Tracking seismic noise and human activity during the time of COVID-19

Alan Kafka

COVID-19 lockdowns are resulting in a reduction of background noise recorded at many seismic stations: We’re seeing quieter seismic stations around the world, including at BC campus and at Weston Observatory.


Tom Lecocq (of the Royal Observatory of Belgium) explains the story very well in the middle of this news report: https://www.today.com/video/how-the-earth-sounds-during-the-coronavirus-pandemic-82956358000


Read the full article in Science
doi: 10.1126/science.abd2438


Read More: BC News | Boston Globe |


Here are some of my findings:

Politics, Markets, and Pandemics: Public Education’s Response to COVID-19

Michael Hartney

Michael Hartney, professor of Political Science, has recently put out a working paper examining school reopening policies across the country. Hartney and Leslie K. Finger, a political scientist at the University of North Texas, found that local political conditions, rather than public safety or COVID-19 severity, generally guided reopening decisions. According to the researchers, “Mass partisanship and teacher union strength best explain how school boards approached reopening.” The findings have been featured in The New York Times as well as BC News.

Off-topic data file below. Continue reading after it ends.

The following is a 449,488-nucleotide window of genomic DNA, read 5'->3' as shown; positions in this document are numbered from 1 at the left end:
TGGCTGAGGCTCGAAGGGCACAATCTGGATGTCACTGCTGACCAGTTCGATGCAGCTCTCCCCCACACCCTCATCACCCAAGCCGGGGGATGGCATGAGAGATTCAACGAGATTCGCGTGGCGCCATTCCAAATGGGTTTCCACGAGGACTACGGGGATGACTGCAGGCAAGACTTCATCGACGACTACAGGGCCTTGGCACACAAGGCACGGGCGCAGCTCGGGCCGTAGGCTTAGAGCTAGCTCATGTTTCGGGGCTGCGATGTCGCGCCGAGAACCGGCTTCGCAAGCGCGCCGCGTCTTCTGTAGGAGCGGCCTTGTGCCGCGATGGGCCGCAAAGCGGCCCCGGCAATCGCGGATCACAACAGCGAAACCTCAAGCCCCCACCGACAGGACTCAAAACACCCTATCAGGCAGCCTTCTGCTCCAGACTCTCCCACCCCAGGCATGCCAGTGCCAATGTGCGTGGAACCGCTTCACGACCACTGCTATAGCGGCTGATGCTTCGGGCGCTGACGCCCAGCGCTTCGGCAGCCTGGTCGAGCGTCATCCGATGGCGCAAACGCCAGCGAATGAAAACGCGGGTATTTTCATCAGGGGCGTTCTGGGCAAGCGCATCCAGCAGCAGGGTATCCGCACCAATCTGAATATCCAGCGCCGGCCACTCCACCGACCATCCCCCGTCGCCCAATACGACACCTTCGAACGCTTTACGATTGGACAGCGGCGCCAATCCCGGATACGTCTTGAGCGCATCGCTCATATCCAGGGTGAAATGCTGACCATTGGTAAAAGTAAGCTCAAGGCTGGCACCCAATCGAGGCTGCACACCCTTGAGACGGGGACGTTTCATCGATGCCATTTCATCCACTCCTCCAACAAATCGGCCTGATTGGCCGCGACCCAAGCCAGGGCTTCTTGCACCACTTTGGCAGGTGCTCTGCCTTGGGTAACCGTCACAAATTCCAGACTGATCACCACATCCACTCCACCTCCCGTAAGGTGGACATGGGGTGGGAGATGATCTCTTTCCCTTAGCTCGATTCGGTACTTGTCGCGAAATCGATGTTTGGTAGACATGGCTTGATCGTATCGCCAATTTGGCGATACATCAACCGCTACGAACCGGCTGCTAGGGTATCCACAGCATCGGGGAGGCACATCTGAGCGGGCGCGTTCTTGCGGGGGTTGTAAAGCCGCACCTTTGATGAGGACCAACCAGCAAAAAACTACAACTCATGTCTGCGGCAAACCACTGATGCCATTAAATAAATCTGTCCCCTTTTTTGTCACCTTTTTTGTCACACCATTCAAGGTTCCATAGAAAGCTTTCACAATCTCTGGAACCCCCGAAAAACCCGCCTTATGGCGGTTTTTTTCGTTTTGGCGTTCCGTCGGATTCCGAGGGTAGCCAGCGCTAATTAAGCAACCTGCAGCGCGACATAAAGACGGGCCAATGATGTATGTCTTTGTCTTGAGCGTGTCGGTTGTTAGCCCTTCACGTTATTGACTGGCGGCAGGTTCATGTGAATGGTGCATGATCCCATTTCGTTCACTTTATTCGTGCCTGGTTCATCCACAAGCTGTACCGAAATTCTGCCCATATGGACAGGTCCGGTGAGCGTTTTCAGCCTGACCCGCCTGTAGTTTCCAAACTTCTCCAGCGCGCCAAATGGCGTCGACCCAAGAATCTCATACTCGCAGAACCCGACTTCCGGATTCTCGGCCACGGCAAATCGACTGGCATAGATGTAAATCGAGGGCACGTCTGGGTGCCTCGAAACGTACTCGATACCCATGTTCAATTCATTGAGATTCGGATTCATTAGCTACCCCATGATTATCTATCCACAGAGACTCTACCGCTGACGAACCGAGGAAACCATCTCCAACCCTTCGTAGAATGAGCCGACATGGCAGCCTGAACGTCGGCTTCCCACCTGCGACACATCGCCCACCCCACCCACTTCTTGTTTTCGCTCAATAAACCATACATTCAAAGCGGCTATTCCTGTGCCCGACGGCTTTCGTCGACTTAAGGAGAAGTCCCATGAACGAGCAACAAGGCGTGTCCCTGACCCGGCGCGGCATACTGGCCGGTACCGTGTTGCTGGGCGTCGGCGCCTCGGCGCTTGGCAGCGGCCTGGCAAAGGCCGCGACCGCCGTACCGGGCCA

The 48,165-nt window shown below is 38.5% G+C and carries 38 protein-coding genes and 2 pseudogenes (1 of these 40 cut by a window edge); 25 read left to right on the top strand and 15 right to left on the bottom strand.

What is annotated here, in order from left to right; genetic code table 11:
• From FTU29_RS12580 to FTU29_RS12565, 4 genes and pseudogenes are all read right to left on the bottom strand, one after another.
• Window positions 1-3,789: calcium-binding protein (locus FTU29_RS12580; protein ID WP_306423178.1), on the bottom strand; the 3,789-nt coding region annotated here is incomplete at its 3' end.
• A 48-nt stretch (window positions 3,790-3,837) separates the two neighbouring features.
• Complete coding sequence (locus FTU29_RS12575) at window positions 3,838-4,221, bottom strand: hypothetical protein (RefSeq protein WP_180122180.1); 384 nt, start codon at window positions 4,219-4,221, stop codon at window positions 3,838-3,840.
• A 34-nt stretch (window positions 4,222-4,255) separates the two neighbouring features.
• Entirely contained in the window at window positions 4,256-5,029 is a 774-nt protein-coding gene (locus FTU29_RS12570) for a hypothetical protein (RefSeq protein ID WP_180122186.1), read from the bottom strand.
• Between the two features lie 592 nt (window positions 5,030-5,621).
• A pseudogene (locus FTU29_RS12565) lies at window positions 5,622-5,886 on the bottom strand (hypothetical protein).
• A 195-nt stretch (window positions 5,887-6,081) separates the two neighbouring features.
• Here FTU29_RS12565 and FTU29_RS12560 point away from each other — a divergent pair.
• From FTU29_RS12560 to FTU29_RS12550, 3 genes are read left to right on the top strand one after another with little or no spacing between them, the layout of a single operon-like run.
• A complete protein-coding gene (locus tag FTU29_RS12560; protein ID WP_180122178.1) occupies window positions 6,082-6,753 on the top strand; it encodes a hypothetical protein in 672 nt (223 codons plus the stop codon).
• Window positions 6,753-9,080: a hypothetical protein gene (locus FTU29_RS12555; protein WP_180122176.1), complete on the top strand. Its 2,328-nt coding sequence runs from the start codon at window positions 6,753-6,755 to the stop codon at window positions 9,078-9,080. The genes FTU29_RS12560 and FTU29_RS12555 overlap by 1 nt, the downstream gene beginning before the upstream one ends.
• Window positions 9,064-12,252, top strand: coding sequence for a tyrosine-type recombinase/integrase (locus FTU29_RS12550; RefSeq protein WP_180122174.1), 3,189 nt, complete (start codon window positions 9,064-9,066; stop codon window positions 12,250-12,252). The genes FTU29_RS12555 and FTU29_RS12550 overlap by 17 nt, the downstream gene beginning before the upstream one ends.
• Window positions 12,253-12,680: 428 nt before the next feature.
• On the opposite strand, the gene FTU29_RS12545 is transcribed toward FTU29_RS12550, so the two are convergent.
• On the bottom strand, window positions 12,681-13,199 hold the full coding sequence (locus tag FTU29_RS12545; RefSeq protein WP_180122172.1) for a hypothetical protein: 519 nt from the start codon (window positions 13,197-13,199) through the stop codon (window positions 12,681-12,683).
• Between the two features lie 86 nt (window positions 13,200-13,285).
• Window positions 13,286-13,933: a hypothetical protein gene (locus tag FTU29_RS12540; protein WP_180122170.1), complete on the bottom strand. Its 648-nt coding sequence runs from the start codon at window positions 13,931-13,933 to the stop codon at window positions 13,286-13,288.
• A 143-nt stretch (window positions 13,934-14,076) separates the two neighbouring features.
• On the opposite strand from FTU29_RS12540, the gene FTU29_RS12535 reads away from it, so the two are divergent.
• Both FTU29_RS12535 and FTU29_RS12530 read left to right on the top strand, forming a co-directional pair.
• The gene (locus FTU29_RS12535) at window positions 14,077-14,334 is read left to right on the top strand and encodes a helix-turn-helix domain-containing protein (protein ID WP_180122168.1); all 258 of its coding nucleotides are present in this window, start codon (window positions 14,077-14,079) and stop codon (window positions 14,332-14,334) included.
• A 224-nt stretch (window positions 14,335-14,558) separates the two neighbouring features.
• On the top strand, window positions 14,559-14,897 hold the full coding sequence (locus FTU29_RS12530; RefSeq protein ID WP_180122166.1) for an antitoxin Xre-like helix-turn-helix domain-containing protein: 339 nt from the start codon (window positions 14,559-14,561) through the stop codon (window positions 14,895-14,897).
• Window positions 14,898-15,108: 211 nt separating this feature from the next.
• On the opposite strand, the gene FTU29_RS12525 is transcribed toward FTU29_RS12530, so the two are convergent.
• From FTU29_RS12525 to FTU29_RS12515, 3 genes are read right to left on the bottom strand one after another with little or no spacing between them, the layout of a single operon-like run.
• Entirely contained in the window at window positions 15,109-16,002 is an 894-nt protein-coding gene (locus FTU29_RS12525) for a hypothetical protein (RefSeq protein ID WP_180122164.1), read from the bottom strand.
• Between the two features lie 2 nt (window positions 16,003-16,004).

You can read the full working paper here.

The Case for Masks

Dean Hashimoto

Dean M. Hashimoto, Associate Professor at Boston College Law School and Chief Medical Officer for Workplace Health and Wellness at Mass General Brigham, gave a presentation supporting mask use and further measures during the coronavirus pandemic. Based on his upcoming book, his lecture for the Clough Center for the Study of Constitutional Democracy at Boston College explains why masks are the most critical public health tool for controlling the pandemic. His legal research revolves around recognizing and enforcing rules within organizations, primarily hospitals, and has recently focused on coronavirus masking policies.

Watch the Lecture on the Clough Center YouTube.